When we think of our own hard-earned personal bank accounts we perhaps imagine that our deposits are used by the banks to create new credit-money. But the banks do not, as many people believe, lend such deposits. By virtue of their privilege of lending up to ten times their cash reserves, banks create financial credit which in their bookkeeping becomes a debt against the borrower.
"It is not unnatural to think of the deposits of a bank as being created by the public through the deposit of cash representing either savings or amounts which are not for the time being required to meet expenditure, but the bulk of the deposits arises out of the action of the banks themselves, for by granting loans, allowing money to be drawn on an overdraft or purchasing securities a bank creates a credit in its books which is the equivalent of a deposit." (Report of the MacMillan Committee on Finance and Industry, presented to Parliament, June 1931, Paragraph 74.)'
"Although, then, we are stressing the function of the banking system as a manufacturer of money, it is far from our object to impress the reader with any suspicion that such manufacture is criminal. Our object is to impress the reader with the importance of the fact that it is a private body, not responsible to the nation, which actually manufactures and controls the manufacture of money, and by so doing controls the nation's means of life." (Maurice Colbourne, Economic Nationalism, p. 138.)'
Money circulates. This is a fact familiar to every one. In the economic system money may well be compared to the blood of the human body. Money in business is equally as vital as the blood in our bodies. It circulates, carrying life and vitality in its flow. Money is the medium of exchange. Business cannot survive without exchange. Exchange implies activity, and this activity is the flow of money, its circulation. The flow cannot cease, for money satisfies desire only when it is exchanged for goods and services. It has no inherent value in itself. Money itself cannot be worn or eaten but it can buy clothing to wear and food to eat. When money ceases to flow, its power to satisfy desire dies, exactly as we die when our blood stops circulating. Only so long as money circulates is business alive and healthy.
We know the time blood takes to circulate through the human body. We measure its circulation by our pulse rate. And in just the same way it takes time for money to circulate through business. Time and flow taken together give us a rate of flow, and this rate of flow is the way we measure the speed of the circulation of money.
But the likeness between money and blood is still closer. For both of them circulate; that is, the course of their flow is circular. Money tends to flow in a circle through business. Its circulation begins in a bank, since it is in the bank that most of our money is born. The banker, for example, makes a loan to a producer. The producer pays his workmen, executives and shareholders, who presently appear as shoppers, consumers of goods in the retail market. The retailer then pays the wholesaler, who in turn pays the producer, who at length repays his loan to the bank. Whereupon that amount of credit is destroyed until the bank makes a new loan, when it creates more new credit. Then the circle is repeated. And business is dependent for its existence on this life-blood circulating in its economic body.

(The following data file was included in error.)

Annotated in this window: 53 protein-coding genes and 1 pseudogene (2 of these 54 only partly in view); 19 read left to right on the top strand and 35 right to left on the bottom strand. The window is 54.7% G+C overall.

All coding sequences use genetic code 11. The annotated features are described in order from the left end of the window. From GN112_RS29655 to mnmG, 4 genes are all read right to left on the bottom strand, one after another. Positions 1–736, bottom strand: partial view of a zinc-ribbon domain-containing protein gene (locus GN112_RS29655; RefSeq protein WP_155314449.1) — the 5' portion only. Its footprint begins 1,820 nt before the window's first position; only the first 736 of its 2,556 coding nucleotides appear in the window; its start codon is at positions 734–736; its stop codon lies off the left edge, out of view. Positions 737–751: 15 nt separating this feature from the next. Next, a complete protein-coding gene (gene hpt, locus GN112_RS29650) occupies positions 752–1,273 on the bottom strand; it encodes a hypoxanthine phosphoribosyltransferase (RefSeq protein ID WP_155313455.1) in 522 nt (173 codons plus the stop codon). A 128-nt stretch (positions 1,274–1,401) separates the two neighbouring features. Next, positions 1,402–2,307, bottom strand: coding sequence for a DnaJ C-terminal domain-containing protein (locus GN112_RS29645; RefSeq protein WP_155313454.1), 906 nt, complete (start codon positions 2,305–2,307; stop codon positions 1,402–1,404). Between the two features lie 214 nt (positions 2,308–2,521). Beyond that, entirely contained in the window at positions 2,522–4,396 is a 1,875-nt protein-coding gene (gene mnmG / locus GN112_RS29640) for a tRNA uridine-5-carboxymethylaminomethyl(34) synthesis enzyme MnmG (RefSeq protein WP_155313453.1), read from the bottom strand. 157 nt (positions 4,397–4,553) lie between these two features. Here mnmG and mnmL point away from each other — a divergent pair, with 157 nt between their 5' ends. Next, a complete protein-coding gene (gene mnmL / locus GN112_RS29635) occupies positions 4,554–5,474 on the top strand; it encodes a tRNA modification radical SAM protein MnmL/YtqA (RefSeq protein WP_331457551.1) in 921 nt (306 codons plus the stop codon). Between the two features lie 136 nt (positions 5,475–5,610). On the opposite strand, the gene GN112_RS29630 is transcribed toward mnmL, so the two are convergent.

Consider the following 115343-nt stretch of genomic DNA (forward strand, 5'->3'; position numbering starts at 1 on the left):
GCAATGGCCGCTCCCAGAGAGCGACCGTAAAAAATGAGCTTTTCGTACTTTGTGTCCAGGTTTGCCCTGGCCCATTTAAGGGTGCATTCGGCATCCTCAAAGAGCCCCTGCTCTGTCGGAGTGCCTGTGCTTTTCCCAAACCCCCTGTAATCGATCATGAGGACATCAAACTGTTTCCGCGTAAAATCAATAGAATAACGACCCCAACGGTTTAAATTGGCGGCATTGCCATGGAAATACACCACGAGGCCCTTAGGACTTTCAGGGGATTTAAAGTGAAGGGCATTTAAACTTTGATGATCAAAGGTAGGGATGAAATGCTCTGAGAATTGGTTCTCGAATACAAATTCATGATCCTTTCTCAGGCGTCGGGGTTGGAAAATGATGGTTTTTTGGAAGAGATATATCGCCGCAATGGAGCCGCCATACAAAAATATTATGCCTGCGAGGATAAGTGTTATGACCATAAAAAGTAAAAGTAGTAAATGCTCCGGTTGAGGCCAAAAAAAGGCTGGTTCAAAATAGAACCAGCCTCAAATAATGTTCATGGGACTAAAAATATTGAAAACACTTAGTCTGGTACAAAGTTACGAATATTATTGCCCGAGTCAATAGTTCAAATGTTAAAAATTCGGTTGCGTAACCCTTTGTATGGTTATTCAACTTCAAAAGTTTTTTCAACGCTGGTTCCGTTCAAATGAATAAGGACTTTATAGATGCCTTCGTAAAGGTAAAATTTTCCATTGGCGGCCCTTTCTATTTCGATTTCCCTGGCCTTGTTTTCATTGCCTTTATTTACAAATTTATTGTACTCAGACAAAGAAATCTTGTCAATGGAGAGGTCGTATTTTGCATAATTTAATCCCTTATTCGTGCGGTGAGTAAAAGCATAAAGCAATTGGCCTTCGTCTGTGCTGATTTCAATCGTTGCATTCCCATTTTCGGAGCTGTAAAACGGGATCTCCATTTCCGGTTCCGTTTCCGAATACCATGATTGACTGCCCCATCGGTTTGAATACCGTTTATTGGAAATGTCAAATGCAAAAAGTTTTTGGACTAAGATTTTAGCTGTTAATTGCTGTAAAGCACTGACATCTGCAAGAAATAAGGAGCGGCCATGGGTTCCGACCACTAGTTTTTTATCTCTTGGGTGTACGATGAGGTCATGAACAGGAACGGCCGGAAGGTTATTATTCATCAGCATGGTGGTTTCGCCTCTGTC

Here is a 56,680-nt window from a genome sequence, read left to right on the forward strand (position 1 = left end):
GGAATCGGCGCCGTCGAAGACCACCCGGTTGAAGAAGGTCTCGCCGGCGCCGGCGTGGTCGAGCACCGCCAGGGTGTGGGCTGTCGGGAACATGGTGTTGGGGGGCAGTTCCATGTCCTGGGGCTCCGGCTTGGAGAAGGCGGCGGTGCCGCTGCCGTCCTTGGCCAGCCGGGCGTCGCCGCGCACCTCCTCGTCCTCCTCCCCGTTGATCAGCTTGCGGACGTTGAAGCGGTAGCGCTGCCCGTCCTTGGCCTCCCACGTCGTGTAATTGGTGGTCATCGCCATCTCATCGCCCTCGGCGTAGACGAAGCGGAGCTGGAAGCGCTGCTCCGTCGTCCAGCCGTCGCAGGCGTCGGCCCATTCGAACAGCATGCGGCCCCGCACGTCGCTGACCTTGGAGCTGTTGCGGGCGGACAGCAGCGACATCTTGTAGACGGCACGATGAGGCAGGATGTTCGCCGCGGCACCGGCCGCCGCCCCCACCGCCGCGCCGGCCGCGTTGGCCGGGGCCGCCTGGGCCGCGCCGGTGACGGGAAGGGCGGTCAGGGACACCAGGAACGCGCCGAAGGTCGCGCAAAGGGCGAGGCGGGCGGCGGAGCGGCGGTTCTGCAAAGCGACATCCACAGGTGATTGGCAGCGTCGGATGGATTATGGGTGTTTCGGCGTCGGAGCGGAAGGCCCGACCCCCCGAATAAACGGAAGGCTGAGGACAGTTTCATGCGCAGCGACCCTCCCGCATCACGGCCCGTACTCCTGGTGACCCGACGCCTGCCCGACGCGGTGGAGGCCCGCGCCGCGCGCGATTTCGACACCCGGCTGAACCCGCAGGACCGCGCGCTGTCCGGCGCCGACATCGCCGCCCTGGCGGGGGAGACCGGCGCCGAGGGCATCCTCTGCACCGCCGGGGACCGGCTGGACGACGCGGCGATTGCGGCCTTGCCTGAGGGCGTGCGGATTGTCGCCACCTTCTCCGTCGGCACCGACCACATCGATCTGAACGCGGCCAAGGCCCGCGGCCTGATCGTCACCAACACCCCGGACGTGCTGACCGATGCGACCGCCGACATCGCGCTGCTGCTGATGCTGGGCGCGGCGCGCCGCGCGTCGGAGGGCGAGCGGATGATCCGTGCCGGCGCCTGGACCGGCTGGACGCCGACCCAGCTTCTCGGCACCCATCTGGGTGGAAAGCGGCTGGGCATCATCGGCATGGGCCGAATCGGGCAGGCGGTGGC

Now our study of money grows exciting, for here we come face to face with Debt. We know debt well, for it is always at our door. And it poses as our friend credit, a wolf in sheep's clothing. More than that, debt plagues us always, since every bank loan, in creating a deposit, at once puts the borrower into the clutches of debt. Banks, it is true, create "credit," which they are said to extend to borrowers. But the bank's "credit" becomes the borrower's debt. Strictly speaking, therefore, most of our business is done on debt, because the money thus created is issued as loans which must be repaid with interest.
The old Biblical tale of Noah and the Flood has its modern parallel. We are told that in Noah's day the world was submerged under great waters. But our modern flood is even greater than Noah's and just as real. For in our day we are steadily sinking under a deluge of debt. "We are not thinking of war debts, or of international debts, or of any relatives of these which may be in the limelight at any given moment, but of the system itself by which all money is debt. It is a debt to the banking system."
Struggle against this as we may, so long as money comes into being as a debt to the banking system we are its slaves. As Maurice Colbourne says, "Even our vocabulary is perverted. When a bank is said to extend you credit it is doing nothing of the kind; it is extending you debt." (Economic Nationalism, p. 147.)
It may be a disturbing thought to realize that the bulk of our money is debt-money, created by the banking system on the basis of the country's resources and its ability to deliver wanted goods. But however disturbing it may be, it is nevertheless true. Our money is a circulating evidence of debt to the banking system. This is the solid fact which we must grasp: The bulk of our money is debt-money.
How can we ever hope to get out of debt when all the money to pay off the debt is created by creating a debt? When banks create new money in the form of loans, they ask the borrowers to pay back more money than what was created. (The banks create the principal, but not the interest.) Since it is impossible to pay back money that does not exist, one must borrow again to feed the monster (the debt), and debts pile up, to the point of a world-wide bankruptcy. (Picture taken from the video "Money as debt.")